Before delving into the specifics of genomic sequence analysis, let us first try to understand the basic concept of the human genome. You must have heard of the human genome, the huge collection of genes inside each one of your cells. You probably also know that scientists have successfully sequenced the human genome. But what does that mean? How do you sequence someone’s genome? Let’s take a step back and try to understand What is a genome? A genome is the collection of all of an organism’s genes. Genes are made up of DNA, and DNA is made up of long, paired strands of A’s, C’s, T’s, and G’s:
- A denotes Adenine
- C denotes Cytosine
- T denotes Thymine
- G denotes Guanine
Interaction between codes in the genome
The genome has a code that tells your cells how to act. The interaction between the cells formulates the tissues. When the tissues collaborate, they develop organs in the human body. Genome is the fundamental constituent of the human body. It took twenty years to do genomic sequence analysis. It was due to the efforts of hundreds of scientists from several nations and was extremely expensive. However, in the not-too-distant future, knowing the sequence of letters that make up your own personal genome will be possible in a matter of minutes.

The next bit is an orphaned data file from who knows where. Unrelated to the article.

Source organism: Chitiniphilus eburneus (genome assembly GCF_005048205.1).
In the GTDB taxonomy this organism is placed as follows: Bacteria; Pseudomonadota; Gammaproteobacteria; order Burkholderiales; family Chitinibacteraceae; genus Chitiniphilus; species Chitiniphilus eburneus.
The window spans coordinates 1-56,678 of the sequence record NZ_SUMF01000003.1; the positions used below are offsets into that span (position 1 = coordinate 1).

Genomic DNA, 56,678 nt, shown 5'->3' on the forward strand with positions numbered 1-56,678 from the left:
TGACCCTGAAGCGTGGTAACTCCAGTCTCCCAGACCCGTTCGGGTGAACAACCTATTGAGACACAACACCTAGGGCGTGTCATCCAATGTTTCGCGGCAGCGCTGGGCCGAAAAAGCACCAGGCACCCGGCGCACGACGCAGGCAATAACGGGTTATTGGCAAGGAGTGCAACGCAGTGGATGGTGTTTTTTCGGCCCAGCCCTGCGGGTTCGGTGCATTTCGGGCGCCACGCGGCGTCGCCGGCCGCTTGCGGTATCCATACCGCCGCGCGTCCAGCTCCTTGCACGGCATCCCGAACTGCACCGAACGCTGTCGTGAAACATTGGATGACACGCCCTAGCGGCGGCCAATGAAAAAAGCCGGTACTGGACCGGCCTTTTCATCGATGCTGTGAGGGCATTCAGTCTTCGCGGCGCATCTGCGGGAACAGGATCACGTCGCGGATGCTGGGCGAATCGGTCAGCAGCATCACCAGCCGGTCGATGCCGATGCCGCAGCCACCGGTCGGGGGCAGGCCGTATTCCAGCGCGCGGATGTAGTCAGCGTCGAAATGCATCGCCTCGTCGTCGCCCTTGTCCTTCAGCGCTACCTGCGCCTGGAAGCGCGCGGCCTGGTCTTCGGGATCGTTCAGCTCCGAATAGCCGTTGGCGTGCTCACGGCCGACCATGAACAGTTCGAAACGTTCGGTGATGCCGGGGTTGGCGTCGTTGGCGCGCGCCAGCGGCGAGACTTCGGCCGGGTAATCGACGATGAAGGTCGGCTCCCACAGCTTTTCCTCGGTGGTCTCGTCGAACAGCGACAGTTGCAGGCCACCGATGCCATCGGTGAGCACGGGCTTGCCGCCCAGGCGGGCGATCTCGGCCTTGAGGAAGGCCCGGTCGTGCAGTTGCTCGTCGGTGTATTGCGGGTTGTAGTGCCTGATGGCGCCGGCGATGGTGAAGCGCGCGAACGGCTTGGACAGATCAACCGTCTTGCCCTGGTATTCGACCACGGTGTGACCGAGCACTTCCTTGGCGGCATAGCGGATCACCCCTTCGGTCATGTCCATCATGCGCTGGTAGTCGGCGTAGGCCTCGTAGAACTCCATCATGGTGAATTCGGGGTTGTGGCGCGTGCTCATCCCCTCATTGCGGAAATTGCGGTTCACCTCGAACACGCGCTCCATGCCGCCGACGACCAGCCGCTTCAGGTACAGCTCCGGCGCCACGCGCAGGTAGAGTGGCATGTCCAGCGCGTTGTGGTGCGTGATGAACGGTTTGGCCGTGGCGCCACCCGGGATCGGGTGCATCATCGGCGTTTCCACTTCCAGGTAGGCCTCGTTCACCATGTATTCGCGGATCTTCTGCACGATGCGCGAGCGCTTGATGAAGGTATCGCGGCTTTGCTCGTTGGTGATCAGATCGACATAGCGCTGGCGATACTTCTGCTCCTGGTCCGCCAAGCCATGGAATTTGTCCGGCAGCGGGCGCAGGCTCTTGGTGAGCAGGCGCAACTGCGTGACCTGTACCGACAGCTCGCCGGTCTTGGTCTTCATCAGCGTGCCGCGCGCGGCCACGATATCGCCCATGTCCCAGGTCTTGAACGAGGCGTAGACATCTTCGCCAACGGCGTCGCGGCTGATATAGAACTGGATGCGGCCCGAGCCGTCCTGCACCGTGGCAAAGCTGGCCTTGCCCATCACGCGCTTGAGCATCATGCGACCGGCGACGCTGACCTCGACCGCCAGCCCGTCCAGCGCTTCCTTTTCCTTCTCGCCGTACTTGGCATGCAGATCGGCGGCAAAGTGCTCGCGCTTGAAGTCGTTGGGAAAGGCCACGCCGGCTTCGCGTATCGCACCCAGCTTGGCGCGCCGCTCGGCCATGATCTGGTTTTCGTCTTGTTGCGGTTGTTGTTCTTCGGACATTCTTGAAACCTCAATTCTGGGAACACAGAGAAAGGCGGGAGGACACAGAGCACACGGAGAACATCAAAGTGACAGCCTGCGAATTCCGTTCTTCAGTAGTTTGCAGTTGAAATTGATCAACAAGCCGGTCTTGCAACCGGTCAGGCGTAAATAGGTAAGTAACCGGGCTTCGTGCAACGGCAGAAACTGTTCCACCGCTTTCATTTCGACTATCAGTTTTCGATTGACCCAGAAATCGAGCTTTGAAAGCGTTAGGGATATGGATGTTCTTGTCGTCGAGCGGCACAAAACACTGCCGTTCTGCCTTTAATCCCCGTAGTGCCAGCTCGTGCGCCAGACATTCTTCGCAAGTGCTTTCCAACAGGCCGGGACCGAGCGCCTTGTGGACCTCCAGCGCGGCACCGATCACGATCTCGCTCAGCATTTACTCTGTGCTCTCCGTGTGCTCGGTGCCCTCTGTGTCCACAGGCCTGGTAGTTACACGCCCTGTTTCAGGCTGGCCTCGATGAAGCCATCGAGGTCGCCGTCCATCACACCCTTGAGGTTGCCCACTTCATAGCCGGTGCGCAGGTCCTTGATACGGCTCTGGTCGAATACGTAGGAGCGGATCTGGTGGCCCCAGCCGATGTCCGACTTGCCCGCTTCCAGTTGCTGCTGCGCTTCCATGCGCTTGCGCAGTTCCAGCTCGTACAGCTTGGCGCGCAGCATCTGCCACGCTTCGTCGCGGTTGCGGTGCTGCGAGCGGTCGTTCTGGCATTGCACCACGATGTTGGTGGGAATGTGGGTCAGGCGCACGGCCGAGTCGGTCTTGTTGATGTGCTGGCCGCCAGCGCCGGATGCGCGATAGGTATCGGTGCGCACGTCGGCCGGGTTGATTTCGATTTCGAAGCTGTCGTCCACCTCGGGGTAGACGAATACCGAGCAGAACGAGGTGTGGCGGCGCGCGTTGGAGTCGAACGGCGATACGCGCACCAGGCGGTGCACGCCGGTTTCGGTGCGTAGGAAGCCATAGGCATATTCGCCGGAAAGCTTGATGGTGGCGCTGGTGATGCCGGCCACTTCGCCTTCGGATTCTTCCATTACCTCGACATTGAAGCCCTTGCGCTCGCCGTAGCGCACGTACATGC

Genomic sequence analysis involves studying a sample of DNA extracted from your blood. Technicians in the lab isolate the DNA and prepare it for sequencing. Sequencing an organism’s entire genome is known as genome sequencing. Every normal cell contains a pair of 23 chromosomes. Chromosomes are the structures that house DNA wrapped into a double helix shape. The ladder-like form of the double helix can be unwound, and the ladder is made up of paired chemical letters called bases. Expert bio researchers of a PhD dissertation writing service have told that there are approximately six billion such linked chemical bases in our DNA.
How will you analyze genome sequences?
Genomic sequence analysis aims to determine the sequence of the billions of letters that make up your genome. A genome is both big and small. The individual letters of DNA, the A’s, T’s, G’s, and C’s are only eight or ten atoms wide. The individual letters are knitted together like a ball of yarn. So, to extract all of that data from that small region, scientists must first break the long strand of DNA into smaller bits. They then separate each of these pieces in space and sequence them individually. It is helpful to remember that DNA binds to other DNA if the sequences are the exact opposite of each other. The alphabetical letter such as A joins with T, T binds with A, G joins with the C, and C binds with the G. If the A-T-G-C sequence of two pieces of DNA are exact opposites, they stick together.
To read the base sequences in DNA, specialists place the samples in sequencing equipment. The sequencing equipment uses high-frequency sound waves to split the DNA into smaller pieces of around 600 bases. Technicians attach specific tags to the broken DNA’s ends. These labelled DNA strands can then be adhered to a glass slide. The sequencing equipment replicates each piece of DNA hundreds of thousands of times, resulting in clusters of identical DNA fragments.